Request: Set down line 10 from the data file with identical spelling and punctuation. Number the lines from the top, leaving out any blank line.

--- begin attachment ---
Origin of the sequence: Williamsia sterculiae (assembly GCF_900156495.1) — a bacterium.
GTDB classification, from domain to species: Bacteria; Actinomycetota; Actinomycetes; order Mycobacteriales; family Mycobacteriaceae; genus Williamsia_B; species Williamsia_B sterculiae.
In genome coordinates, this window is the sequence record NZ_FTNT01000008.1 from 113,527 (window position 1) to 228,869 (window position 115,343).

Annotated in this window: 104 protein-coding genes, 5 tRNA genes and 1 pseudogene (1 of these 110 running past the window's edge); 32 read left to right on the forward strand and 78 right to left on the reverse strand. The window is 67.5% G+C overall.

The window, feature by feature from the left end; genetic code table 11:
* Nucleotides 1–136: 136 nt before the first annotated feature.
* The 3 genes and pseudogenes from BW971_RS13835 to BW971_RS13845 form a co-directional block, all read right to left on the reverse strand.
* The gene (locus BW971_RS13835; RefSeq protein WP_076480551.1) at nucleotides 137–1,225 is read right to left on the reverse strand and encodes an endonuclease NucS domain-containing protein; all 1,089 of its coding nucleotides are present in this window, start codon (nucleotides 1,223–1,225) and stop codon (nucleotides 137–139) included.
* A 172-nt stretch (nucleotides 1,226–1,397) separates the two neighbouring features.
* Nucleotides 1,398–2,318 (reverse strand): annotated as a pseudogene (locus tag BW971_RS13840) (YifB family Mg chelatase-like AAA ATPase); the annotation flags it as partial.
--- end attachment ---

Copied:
* Nucleotides 1,398–2,318 (reverse strand): annotated as a pseudogene (locus tag BW971_RS13840) (YifB family Mg chelatase-like AAA ATPase); the annotation flags it as partial.